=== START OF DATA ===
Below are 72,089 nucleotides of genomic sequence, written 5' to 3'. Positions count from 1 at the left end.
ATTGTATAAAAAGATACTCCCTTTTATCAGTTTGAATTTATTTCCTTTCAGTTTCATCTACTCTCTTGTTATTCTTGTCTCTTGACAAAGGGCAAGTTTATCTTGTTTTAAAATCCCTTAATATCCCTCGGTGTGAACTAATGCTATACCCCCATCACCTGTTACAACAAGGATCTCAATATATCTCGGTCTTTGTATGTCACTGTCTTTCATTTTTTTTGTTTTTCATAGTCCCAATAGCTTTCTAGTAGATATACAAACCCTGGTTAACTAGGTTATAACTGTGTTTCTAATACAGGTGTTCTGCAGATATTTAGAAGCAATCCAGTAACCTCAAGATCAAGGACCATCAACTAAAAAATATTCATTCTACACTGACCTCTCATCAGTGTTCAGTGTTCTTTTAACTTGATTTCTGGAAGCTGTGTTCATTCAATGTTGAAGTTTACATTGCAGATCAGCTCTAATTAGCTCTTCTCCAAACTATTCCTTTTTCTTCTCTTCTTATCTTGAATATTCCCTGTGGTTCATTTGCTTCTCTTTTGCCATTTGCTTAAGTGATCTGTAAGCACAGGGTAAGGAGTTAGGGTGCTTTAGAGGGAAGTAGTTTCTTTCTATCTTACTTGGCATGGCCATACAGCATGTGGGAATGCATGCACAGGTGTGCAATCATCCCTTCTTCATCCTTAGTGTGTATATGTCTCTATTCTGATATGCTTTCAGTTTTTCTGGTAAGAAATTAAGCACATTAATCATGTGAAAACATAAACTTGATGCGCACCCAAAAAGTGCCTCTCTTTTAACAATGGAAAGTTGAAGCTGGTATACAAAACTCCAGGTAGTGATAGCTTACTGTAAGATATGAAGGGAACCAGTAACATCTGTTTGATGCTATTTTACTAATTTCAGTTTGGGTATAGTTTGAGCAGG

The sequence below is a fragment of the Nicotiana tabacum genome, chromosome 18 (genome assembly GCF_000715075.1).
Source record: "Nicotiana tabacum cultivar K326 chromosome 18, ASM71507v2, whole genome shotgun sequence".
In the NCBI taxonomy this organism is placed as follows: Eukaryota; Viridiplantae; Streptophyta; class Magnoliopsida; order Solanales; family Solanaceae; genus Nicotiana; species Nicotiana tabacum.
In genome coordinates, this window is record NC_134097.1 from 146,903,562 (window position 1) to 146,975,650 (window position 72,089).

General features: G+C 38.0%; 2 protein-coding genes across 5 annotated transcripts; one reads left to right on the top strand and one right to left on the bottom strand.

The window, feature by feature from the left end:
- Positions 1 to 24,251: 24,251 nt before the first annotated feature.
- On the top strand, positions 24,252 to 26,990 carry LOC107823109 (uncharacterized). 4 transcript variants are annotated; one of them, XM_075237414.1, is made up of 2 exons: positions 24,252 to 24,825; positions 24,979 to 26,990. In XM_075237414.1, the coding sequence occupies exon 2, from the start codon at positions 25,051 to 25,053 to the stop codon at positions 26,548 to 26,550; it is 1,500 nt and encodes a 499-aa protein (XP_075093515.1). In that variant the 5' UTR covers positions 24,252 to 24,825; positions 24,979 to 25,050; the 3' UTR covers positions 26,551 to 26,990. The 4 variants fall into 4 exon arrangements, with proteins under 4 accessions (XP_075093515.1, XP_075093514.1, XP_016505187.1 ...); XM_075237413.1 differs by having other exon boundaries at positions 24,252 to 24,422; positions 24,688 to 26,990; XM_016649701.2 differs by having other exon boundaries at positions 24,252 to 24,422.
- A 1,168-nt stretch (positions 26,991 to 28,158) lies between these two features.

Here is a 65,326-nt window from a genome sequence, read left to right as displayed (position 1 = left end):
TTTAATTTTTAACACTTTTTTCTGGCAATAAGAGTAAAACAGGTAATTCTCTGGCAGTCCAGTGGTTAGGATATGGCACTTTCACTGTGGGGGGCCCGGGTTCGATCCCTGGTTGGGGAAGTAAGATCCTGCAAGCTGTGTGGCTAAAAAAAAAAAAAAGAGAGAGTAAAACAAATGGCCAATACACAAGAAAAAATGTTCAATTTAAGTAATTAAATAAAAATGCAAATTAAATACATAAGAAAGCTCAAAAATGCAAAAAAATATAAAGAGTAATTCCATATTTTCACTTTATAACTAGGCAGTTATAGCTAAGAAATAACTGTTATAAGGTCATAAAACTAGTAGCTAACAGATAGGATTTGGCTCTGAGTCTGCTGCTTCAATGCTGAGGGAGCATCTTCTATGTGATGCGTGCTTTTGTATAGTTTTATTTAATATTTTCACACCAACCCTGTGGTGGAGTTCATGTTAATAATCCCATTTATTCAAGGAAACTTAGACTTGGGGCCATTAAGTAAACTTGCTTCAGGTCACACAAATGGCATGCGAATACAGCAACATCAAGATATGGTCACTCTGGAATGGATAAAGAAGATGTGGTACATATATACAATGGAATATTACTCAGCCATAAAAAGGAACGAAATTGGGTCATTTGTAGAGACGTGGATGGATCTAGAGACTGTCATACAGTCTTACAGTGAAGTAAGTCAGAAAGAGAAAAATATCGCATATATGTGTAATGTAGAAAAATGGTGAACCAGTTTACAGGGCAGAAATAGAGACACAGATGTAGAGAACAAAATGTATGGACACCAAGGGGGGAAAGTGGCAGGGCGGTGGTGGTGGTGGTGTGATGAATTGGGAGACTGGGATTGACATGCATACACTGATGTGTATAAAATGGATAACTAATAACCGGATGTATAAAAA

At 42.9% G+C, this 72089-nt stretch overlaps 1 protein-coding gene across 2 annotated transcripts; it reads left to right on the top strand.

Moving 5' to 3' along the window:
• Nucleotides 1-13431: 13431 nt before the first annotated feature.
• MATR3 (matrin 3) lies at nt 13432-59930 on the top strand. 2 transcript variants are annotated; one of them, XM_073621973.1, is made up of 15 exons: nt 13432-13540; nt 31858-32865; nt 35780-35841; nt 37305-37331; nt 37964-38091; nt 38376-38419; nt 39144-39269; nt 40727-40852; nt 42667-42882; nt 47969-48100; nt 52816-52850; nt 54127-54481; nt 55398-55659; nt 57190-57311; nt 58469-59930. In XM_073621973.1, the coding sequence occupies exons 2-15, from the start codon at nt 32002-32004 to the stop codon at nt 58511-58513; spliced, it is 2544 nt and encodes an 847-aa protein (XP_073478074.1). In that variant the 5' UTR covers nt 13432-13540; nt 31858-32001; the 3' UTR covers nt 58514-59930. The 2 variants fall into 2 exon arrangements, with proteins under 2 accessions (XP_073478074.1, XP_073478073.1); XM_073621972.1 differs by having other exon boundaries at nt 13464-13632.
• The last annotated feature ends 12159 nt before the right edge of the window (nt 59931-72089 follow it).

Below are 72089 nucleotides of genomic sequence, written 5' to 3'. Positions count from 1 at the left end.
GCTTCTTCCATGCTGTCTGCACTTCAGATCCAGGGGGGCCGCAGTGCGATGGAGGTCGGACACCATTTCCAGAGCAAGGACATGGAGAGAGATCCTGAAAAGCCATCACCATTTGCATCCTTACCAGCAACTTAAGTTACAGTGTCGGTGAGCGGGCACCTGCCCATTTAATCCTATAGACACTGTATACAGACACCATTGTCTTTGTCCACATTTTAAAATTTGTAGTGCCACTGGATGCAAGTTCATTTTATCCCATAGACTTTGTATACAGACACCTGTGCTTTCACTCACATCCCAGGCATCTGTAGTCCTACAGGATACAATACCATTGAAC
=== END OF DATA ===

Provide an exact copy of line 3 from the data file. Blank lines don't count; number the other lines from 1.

The sequence below is a fragment of the Nicotiana tabacum genome, chromosome 18 (genome assembly GCF_000715075.1).